Publish date:
Updated on
Year
1969

Armstrong walks on moon

At 10:56 p.m. EDT, American astronaut Neil Armstrong, 240,000 miles from Earth, speaks these words to more than a billion people listening at home: “That’s one small step for man, one giant leap for mankind.” Stepping off the lunar landing module Eagle, Armstrong became the first human to walk on the surface of the moon.

The American effort to send astronauts to the moon has its origins in a famous appeal President John F. Kennedy made to a special joint session of Congress on May 25, 1961: “I believe this nation should commit itself to achieving the goal, before this decade is out, of landing a man on the moon and returning him safely to Earth.” At the time, the United States was still trailing the Soviet Union in space developments, and Cold War-era America welcomed Kennedy’s bold proposal.

In 1966, after five years of work by an international team of scientists and engineers, the National Aeronautics and Space Administration (NASA) conducted the first unmanned Apollo mission, testing the structural integrity of the proposed launch vehicle and spacecraft combination. Then, on January 27, 1967, tragedy struck at Kennedy Space Center in Cape Canaveral, Florida, when a fire broke out during a manned launch-pad test of the Apollo spacecraft and Saturn rocket. Three astronauts were killed in the fire.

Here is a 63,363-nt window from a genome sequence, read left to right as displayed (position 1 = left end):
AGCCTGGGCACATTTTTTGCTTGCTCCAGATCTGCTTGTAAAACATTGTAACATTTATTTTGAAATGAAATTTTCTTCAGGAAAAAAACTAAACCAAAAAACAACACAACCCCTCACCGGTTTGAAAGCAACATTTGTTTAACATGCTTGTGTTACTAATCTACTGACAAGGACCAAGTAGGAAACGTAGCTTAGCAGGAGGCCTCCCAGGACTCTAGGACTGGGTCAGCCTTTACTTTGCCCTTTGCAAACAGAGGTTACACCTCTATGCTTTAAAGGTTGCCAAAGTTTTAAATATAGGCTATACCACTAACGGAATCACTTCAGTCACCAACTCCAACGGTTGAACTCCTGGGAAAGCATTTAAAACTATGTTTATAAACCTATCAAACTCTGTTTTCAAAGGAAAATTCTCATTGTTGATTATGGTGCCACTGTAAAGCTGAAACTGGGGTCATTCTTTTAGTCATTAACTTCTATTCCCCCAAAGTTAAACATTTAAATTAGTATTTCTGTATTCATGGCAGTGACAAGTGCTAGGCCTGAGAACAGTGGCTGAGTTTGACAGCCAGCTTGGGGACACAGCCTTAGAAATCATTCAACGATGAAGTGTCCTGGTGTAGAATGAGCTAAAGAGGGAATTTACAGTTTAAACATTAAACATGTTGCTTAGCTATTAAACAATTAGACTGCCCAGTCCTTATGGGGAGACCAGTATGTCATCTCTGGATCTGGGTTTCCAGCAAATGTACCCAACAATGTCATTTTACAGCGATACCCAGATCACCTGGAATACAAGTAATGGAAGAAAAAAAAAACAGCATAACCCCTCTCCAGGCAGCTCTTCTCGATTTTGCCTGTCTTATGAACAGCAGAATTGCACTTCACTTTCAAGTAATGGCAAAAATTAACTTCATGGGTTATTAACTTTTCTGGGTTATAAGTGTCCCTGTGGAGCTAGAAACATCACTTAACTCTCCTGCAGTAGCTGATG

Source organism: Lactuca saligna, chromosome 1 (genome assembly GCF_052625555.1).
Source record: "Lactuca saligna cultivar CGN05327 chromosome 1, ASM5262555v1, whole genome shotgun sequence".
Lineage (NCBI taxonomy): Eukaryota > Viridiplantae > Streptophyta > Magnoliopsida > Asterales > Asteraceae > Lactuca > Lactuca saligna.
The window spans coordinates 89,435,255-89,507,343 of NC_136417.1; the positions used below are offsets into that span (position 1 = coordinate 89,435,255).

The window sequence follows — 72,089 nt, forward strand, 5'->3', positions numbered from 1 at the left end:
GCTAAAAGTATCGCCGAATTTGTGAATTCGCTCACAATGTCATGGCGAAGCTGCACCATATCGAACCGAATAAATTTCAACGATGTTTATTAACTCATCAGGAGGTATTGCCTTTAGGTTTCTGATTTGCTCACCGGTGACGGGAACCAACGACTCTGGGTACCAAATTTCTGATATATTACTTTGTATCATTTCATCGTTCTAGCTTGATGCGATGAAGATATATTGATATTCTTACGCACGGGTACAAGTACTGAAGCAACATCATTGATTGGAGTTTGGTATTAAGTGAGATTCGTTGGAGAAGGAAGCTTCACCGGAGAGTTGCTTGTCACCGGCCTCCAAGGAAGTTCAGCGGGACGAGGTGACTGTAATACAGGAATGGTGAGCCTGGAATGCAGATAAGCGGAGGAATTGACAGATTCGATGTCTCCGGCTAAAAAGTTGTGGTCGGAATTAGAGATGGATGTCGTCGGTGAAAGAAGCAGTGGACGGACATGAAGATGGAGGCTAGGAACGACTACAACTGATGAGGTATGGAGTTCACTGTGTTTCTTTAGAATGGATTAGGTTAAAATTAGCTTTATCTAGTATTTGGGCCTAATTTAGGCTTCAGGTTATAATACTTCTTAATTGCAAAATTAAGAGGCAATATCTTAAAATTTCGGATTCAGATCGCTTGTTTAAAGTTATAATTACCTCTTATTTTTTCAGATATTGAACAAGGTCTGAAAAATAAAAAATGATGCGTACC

Despite the setback, NASA and its thousands of employees forged ahead, and in October 1968, Apollo 7, the first manned Apollo mission, orbited Earth and successfully tested many of the sophisticated systems needed to conduct a moon journey and landing. In December of the same year, Apollo 8 took three astronauts to the dark side of the moon and back, and in March 1969 Apollo 9 tested the lunar module for the first time while in Earth orbit. Then in May, the three astronauts of Apollo 10 took the first complete Apollo spacecraft around the moon in a dry run for the scheduled July landing mission.

At 9:32 a.m. on July 16, with the world watching, Apollo 11 took off from Kennedy Space Center with astronauts Neil Armstrong, Edwin Aldrin Jr., and Michael Collins aboard. Armstrong, a 38-year-old civilian research pilot, was the commander of the mission. After traveling 240,000 miles in 76 hours, Apollo 11 entered into a lunar orbit on July 19. The next day, at 1:46 p.m., the lunar module Eagle, manned by Armstrong and Aldrin, separated from the command module, where Collins remained. Two hours later, the Eagle began its descent to the lunar surface, and at 4:18 p.m. the craft touched down on the southwestern edge of the Sea of Tranquility. Armstrong immediately radioed to Mission Control in Houston, Texas, a famous message: “The Eagle has landed.”